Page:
Jewish Labour boss Ed Miliband in The Jewish
"Labour leader Ed Miliband used a Labour Friends of Israel lunch this week to
emphasise his family connection to the country..."
"...a speech clearly aimed to allay fears that Mr Miliband did not have the same
commitment to Israel as his predecessors Gordon Brown and Tony Blair..."
"A 'significant and important body of support for Israel' in the
Parliamentary Labour Party was highlighted by Ed Miliband..."
"... winning the support of Jewish voters was important to him"
"Behind the scenes [...] the
big beasts in the Jewish Leadership Council held private discussions with Mr
"Labour's first Jewish leader has paid tribute to
Note: Underlines in articles below added by Radio Islam for
sake of emphasis
Ed Miliband's links to Israel
November 17, 2011
Labour leader Ed
Miliband used a Labour
Friends of Israel lunch
this week to emphasise
his family connection to
the country that gave
refuge to his
grandmother. In a highly
personal speech to mark
the publication by LFI
of a collection of
essays entitled Making
the Progressive Case for
Israel, he said: "I
wouldn't be here today
if it weren't for the
state of Israel". His
mother's family were
sheltered by Polish
Catholics during the
settled in Israel.
Miliband also spoke
about an emotional visit
he had made to Yad
Vashem with his mother
to memorialise the
Polish rescuers on the
"Avenue of the
In a speech clearly
aimed to allay fears
that Mr Miliband did not
have the same commitment
to Israel as his
Brown and Tony Blair,
the Labour leader
admiration for Israeli
The audience included
key members of the New
Alexander, Ed Balls,
Yvette Cooper, Tessa
Jowell and Alan Johnson
as well as rising stars
such as Luciana Berger,
Mary Creagh, Michael
Dugher, Rachel Reeves
and LFI chair John
Mr Miliband tackled
the issue of his support
for the Palestinian bid
for statehood at the
United Nations, which he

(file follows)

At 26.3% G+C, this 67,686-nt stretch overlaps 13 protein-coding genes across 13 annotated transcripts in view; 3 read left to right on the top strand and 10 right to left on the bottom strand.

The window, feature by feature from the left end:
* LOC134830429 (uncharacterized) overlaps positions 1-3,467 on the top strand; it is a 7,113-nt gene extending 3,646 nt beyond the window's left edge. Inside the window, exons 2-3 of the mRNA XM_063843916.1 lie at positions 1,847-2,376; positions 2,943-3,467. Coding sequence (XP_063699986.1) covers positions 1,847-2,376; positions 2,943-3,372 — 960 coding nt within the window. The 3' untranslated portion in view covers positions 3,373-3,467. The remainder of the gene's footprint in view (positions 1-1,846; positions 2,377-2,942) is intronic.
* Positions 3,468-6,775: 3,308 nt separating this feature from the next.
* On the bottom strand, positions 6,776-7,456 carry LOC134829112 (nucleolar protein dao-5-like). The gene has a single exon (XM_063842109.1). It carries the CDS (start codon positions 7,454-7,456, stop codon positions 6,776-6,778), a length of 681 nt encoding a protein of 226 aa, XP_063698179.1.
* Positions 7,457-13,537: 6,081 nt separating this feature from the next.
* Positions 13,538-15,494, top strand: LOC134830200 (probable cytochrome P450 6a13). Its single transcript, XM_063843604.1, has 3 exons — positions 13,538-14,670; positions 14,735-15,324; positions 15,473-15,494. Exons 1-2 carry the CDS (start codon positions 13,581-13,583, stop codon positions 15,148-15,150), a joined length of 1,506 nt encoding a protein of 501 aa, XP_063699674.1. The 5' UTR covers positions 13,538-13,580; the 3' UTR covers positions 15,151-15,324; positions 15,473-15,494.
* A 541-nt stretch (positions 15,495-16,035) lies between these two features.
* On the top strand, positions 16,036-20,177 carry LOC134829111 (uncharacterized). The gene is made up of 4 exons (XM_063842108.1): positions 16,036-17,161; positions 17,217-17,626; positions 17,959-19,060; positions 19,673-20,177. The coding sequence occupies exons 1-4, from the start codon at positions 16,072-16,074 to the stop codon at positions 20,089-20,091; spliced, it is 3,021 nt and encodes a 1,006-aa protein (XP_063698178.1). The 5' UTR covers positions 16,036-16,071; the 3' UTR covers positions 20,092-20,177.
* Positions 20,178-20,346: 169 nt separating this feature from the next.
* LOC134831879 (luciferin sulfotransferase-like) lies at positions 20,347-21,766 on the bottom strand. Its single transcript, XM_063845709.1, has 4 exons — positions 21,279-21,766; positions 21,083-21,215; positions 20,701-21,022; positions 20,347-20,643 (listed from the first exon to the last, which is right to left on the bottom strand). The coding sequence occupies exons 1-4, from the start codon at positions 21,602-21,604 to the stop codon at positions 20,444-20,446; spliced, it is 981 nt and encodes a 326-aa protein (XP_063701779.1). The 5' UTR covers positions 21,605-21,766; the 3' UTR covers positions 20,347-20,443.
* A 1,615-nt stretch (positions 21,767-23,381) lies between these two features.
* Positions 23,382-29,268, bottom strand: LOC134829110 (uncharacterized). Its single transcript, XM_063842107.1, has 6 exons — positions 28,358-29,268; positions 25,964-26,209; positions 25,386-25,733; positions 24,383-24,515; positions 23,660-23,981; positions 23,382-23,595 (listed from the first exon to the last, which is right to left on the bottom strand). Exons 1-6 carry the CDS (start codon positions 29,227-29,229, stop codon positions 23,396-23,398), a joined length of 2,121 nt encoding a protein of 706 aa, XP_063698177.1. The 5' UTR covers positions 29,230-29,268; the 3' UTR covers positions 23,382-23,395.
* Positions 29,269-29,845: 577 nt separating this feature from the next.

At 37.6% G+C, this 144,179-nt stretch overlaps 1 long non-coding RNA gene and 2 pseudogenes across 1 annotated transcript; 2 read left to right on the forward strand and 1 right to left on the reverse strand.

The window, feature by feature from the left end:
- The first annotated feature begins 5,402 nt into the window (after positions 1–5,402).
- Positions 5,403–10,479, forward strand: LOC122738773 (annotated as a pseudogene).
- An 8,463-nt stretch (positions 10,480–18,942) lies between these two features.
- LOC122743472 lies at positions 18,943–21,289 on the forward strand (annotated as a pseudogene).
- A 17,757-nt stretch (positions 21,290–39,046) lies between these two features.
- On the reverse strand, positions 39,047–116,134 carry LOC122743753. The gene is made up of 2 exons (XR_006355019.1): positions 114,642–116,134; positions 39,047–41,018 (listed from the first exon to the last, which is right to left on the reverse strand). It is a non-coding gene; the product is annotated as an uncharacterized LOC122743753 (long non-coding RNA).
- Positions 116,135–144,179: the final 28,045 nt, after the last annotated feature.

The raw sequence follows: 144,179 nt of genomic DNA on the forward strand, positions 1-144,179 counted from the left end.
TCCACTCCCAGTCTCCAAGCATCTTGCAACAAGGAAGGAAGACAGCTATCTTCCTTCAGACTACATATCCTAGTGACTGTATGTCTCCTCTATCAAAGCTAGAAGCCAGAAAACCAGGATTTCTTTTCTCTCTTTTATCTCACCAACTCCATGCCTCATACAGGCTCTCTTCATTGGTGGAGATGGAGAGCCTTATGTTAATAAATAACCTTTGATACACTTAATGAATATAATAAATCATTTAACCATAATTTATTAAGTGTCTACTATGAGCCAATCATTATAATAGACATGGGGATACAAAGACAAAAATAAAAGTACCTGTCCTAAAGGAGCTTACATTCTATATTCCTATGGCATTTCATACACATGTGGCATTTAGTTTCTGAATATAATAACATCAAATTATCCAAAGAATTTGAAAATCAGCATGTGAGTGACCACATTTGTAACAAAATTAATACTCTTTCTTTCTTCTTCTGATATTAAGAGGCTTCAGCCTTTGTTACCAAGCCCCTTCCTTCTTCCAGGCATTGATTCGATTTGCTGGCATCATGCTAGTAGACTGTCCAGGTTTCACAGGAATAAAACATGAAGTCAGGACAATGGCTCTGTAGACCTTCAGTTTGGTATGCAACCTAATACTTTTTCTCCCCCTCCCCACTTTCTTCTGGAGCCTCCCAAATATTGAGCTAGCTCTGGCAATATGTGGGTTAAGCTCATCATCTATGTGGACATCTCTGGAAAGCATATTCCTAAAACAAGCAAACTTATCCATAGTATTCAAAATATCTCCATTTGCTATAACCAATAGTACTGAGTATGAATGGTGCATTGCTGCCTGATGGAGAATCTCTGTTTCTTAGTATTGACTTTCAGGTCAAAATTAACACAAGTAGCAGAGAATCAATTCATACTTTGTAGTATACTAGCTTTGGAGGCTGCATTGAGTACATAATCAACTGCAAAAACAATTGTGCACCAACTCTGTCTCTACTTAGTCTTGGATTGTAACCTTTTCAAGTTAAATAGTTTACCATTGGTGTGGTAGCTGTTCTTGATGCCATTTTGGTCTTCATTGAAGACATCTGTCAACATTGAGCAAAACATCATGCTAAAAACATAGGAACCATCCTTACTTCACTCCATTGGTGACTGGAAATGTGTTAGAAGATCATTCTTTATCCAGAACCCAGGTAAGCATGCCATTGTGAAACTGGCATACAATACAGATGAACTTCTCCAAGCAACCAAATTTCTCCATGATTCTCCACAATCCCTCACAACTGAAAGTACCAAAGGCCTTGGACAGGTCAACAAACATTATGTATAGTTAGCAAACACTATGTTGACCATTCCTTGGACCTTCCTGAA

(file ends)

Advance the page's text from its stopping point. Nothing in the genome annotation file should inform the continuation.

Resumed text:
recognised had been
difficult for some in
the room to accept. He
said the task of
leadership was to make
difficult decisions, but
in the context of the
Middle East he always
hoped he would make "the
decision that will
further the cause of
peace". He added that
the decision to back the
change in the law of
had also been a
difficult and had also
been unpopular in some
sections of the party.
He did not mention
Labour's candidate for
London mayor, Ken
continues to be a
divisive figure in the
Daniel Taub revealed
that he had met Mr
Miliband two weeks ago
and welcomed his
"willingness to engage".
The LFI essay
from Ms Reeves and Mr
Dugher, was inspired by
the work of former LFI
chair David Cairns, who
tragically died earlier
this year. Mr Cairns's
powerful final speech is
This ended with a
challenge to opponents
of Israel on the left:
"It is not left-wing or
progressive to ally
oneself with those that
destruction, or those
who don't value one iota
the type of society we
strive for in this
country. So I am
appealing for all those
who value peace and
justice to support our
values where we see them
lived out, and to assist
- not obstruct - those
people working on the
ground to resolve their
conflict and build their
Miliband backs Israel - and Livingstone
By Marcus Dysch
The Jewish Chronicle, February 16, 2012
A "significant and important body of support for Israel" in the
Parliamentary Labour Party was highlighted by Ed Miliband when he
addressed the Young Norwood current affairs group's annual
In conversation with the Guardian's Michael White, Mr Miliband
expressed frustration at the impasse in the Middle East peace
He added that winning the support of Jewish voters was important
He criticised the comments made by Labour MP Paul Flynn
questioning the loyalty of Britain's first Jewish ambassador to
Israel, Matthew Gould, as "totally unacceptable".
Asked by an audience member whether Ken Livingstone's "unsavoury
views" rendered him unfit to stand as Labour's candidate in the
London mayoral election, Mr Miliband alluded to Mr Livingstone's
"inexcusable" clash with Jewish journalist Oliver Finegold in 2005.
Nonetheless, he was "a strong supporter of Ken Livingstone and he
will make an excellent mayor. I know from talking to Ken that
would like to rebuild his relationship with the community. He wants
to reach out and build bridges."
The event, which raised £14,000 for Norwood, focused largely on
issues of banking, bonuses and responsible capitalism.